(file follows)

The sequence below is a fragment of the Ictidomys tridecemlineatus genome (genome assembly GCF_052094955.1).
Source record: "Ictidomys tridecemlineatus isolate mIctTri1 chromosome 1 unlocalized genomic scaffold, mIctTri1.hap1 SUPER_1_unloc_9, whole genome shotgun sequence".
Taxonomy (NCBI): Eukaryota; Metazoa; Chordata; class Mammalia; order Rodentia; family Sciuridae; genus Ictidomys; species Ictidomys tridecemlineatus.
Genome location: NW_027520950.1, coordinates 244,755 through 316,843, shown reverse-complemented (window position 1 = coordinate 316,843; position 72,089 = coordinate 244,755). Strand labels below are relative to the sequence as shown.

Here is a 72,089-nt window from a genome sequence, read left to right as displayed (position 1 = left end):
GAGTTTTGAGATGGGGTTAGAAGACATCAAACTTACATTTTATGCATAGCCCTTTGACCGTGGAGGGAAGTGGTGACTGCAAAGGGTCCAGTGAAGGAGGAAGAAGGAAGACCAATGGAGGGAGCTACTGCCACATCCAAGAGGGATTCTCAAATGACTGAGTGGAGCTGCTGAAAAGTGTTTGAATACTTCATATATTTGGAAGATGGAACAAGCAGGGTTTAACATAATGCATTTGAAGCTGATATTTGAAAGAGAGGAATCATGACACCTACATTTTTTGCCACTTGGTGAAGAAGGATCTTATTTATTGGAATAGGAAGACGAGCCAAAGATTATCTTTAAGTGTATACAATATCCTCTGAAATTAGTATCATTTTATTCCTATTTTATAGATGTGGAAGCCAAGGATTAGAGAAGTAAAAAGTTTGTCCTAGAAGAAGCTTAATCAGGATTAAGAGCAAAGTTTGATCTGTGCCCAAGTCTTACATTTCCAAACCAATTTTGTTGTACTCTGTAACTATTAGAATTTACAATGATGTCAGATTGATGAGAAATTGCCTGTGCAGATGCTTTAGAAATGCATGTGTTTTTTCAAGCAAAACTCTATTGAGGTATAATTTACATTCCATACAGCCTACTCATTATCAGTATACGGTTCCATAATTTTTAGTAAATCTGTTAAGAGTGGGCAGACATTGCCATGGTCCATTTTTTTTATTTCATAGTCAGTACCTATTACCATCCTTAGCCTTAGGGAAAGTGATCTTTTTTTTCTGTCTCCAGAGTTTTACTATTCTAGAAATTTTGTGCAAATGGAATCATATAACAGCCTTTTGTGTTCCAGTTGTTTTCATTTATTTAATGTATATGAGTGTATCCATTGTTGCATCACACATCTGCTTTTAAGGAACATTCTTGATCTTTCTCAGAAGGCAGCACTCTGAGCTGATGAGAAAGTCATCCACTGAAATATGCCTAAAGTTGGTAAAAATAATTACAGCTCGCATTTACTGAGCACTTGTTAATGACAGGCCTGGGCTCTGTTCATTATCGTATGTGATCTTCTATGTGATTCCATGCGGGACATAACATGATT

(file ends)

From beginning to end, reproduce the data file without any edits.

The sequence below is a fragment of the Ictidomys tridecemlineatus genome (genome assembly GCF_052094955.1).
Source record: "Ictidomys tridecemlineatus isolate mIctTri1 chromosome 1 unlocalized genomic scaffold, mIctTri1.hap1 SUPER_1_unloc_9, whole genome shotgun sequence".
Taxonomy (NCBI): Eukaryota; Metazoa; Chordata; class Mammalia; order Rodentia; family Sciuridae; genus Ictidomys; species Ictidomys tridecemlineatus.
Genome location: NW_027520950.1, coordinates 244,755 through 316,843, shown reverse-complemented (window position 1 = coordinate 316,843; position 72,089 = coordinate 244,755). Strand labels below are relative to the sequence as shown.

Here is a 72,089-nt window from a genome sequence, read left to right as displayed (position 1 = left end):
GAGTTTTGAGATGGGGTTAGAAGACATCAAACTTACATTTTATGCATAGCCCTTTGACCGTGGAGGGAAGTGGTGACTGCAAAGGGTCCAGTGAAGGAGGAAGAAGGAAGACCAATGGAGGGAGCTACTGCCACATCCAAGAGGGATTCTCAAATGACTGAGTGGAGCTGCTGAAAAGTGTTTGAATACTTCATATATTTGGAAGATGGAACAAGCAGGGTTTAACATAATGCATTTGAAGCTGATATTTGAAAGAGAGGAATCATGACACCTACATTTTTTGCCACTTGGTGAAGAAGGATCTTATTTATTGGAATAGGAAGACGAGCCAAAGATTATCTTTAAGTGTATACAATATCCTCTGAAATTAGTATCATTTTATTCCTATTTTATAGATGTGGAAGCCAAGGATTAGAGAAGTAAAAAGTTTGTCCTAGAAGAAGCTTAATCAGGATTAAGAGCAAAGTTTGATCTGTGCCCAAGTCTTACATTTCCAAACCAATTTTGTTGTACTCTGTAACTATTAGAATTTACAATGATGTCAGATTGATGAGAAATTGCCTGTGCAGATGCTTTAGAAATGCATGTGTTTTTTCAAGCAAAACTCTATTGAGGTATAATTTACATTCCATACAGCCTACTCATTATCAGTATACGGTTCCATAATTTTTAGTAAATCTGTTAAGAGTGGGCAGACATTGCCATGGTCCATTTTTTTTATTTCATAGTCAGTACCTATTACCATCCTTAGCCTTAGGGAAAGTGATCTTTTTTTTCTGTCTCCAGAGTTTTACTATTCTAGAAATTTTGTGCAAATGGAATCATATAACAGCCTTTTGTGTTCCAGTTGTTTTCATTTATTTAATGTATATGAGTGTATCCATTGTTGCATCACACATCTGCTTTTAAGGAACATTCTTGATCTTTCTCAGAAGGCAGCACTCTGAGCTGATGAGAAAGTCATCCACTGAAATATGCCTAAAGTTGGTAAAAATAATTACAGCTCGCATTTACTGAGCACTTGTTAATGACAGGCCTGGGCTCTGTTCATTATCGTATGTGATCTTCTATGTGATTCCATGCGGGACATAACATGATT